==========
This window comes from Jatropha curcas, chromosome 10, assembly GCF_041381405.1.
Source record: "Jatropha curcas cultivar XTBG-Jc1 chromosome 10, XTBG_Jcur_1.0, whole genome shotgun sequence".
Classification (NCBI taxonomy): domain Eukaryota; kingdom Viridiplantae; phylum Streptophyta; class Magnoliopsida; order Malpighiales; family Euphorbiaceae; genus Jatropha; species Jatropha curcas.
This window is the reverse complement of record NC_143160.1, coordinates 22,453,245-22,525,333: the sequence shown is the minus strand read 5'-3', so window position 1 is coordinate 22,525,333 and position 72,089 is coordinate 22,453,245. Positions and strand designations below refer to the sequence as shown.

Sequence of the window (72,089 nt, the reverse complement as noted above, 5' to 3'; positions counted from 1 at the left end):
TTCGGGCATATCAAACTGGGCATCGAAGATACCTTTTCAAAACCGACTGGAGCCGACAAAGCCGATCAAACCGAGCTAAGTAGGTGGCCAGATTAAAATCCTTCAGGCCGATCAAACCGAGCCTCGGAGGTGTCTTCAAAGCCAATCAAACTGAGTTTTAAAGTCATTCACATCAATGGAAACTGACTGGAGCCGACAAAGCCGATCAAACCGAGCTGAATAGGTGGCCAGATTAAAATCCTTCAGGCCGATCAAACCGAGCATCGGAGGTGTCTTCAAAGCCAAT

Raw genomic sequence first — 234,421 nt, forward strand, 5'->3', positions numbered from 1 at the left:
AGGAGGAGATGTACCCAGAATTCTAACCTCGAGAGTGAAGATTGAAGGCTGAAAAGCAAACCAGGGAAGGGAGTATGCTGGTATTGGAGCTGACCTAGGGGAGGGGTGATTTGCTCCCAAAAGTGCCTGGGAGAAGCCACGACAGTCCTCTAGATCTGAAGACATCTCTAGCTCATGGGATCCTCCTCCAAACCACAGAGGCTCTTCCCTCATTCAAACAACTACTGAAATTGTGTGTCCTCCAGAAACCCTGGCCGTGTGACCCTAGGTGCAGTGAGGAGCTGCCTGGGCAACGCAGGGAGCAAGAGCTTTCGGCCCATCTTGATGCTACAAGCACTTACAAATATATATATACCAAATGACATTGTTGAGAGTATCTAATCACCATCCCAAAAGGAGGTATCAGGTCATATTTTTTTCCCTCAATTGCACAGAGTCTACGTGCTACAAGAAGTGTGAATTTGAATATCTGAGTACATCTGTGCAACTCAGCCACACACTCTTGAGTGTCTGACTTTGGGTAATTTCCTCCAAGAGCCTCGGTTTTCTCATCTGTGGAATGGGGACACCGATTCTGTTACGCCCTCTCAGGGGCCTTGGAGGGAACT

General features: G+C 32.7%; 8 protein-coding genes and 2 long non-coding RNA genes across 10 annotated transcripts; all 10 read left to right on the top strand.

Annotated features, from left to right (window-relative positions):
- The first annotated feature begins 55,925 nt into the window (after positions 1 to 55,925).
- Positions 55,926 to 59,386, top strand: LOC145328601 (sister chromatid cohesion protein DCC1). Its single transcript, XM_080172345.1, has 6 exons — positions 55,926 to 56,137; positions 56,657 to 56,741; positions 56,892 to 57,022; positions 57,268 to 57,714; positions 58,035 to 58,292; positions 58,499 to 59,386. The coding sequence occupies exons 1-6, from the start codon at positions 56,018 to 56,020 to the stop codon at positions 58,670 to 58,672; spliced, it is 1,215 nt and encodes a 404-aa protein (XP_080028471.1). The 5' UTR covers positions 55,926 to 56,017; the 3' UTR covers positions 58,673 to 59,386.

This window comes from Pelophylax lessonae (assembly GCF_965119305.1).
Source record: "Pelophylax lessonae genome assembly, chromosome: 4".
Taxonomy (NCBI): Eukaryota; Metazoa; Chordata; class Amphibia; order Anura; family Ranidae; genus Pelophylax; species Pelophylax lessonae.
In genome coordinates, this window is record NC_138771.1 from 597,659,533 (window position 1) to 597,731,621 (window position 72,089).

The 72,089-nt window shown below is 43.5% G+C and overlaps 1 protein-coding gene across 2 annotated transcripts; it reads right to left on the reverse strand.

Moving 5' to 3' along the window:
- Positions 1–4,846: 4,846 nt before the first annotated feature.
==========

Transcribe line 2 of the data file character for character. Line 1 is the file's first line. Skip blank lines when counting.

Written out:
Source record: "Jatropha curcas cultivar XTBG-Jc1 chromosome 10, XTBG_Jcur_1.0, whole genome shotgun sequence".